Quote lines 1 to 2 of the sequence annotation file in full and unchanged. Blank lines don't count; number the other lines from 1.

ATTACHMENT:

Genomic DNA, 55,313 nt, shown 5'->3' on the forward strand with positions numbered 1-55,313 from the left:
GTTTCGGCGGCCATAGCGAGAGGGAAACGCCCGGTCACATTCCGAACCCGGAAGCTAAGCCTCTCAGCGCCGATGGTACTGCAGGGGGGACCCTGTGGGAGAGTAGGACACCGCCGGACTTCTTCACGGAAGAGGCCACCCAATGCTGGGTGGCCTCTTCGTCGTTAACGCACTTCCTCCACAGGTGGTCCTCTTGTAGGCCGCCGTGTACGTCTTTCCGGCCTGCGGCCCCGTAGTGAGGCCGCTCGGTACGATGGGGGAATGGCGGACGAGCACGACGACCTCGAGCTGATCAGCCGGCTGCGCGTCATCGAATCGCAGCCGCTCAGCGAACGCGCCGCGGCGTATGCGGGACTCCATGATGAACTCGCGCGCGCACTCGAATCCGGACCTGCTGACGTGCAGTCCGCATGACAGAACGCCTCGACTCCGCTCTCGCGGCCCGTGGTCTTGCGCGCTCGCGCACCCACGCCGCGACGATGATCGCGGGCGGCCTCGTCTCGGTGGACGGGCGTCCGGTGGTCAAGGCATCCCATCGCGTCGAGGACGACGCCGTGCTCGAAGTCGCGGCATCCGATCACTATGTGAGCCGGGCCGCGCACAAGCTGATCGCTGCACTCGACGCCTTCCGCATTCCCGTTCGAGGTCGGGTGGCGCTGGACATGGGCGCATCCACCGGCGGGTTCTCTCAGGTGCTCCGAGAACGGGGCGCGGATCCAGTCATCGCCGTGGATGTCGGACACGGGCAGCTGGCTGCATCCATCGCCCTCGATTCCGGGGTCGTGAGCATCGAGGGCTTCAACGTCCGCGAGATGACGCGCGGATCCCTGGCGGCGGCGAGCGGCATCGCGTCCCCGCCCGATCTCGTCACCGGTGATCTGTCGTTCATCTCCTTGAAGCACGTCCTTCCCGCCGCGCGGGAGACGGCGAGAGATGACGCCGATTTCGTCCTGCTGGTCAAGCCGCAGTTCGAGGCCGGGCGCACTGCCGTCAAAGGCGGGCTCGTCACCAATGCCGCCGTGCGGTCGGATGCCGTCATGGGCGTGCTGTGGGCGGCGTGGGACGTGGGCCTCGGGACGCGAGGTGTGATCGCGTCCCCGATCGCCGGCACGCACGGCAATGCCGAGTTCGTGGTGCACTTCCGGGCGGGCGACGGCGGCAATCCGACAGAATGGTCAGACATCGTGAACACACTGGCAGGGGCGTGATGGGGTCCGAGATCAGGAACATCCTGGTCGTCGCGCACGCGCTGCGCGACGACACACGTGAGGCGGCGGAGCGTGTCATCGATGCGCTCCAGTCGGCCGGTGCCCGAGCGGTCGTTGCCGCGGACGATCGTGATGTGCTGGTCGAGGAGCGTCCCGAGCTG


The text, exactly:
Genomic DNA, 55,313 nt, shown 5'->3' on the forward strand with positions numbered 1-55,313 from the left:
GTTTCGGCGGCCATAGCGAGAGGGAAACGCCCGGTCACATTCCGAACCCGGAAGCTAAGCCTCTCAGCGCCGATGGTACTGCAGGGGGGACCCTGTGGGAGAGTAGGACACCGCCGGACTTCTTCACGGAAGAGGCCACCCAATGCTGGGTGGCCTCTTCGTCGTTAACGCACTTCCTCCACAGGTGGTCCTCTTGTAGGCCGCCGTGTACGTCTTTCCGGCCTGCGGCCCCGTAGTGAGGCCGCTCGGTACGATGGGGGAATGGCGGACGAGCACGACGACCTCGAGCTGATCAGCCGGCTGCGCGTCATCGAATCGCAGCCGCTCAGCGAACGCGCCGCGGCGTATGCGGGACTCCATGATGAACTCGCGCGCGCACTCGAATCCGGACCTGCTGACGTGCAGTCCGCATGACAGAACGCCTCGACTCCGCTCTCGCGGCCCGTGGTCTTGCGCGCTCGCGCACCCACGCCGCGACGATGATCGCGGGCGGCCTCGTCTCGGTGGACGGGCGTCCGGTGGTCAAGGCATCCCATCGCGTCGAGGACGACGCCGTGCTCGAAGTCGCGGCATCCGATCACTATGTGAGCCGGGCCGCGCACAAGCTGATCGCTGCACTCGACGCCTTCCGCATTCCCGTTCGAGGTCGGGTGGCGCTGGACATGGGCGCATCCACCGGCGGGTTCTCTCAGGTGCTCCGAGAACGGGGCGCGGATCCAGTCATCGCCGTGGATGTCGGACACGGGCAGCTGGCTGCATCCATCGCCCTCGATTCCGGGGTCGTGAGCATCGAGGGCTTCAACGTCCGCGAGATGACGCGCGGATCCCTGGCGGCGGCGAGCGGCATCGCGTCCCCGCCCGATCTCGTCACCGGTGATCTGTCGTTCATCTCCTTGAAGCACGTCCTTCCCGCCGCGCGGGAGACGGCGAGAGATGACGCCGATTTCGTCCTGCTGGTCAAGCCGCAGTTCGAGGCCGGGCGCACTGCCGTCAAAGGCGGGCTCGTCACCAATGCCGCCGTGCGGTCGGATGCCGTCATGGGCGTGCTGTGGGCGGCGTGGGACGTGGGCCTCGGGACGCGAGGTGTGATCGCGTCCCCGATCGCCGGCACGCACGGCAATGCCGAGTTCGTGGTGCACTTCCGGGCGGGCGACGGCGGCAATCCGACAGAATGGTCAGACATCGTGAACACACTGGCAGGGGCGTGATGGGGTCCGAGATCAGGAACATCCTGGTCGTCGCGCACGCGCTGCGCGACGACACACGTGAGGCGGCGGAGCGTGTCATCGATGCGCTCCAGTCGGCCGGTGCCCGAGCGGTCGTTGCCGCGGACGATCGTGATGTGCTGGTCGAGGAGCGTCCCGAGCTG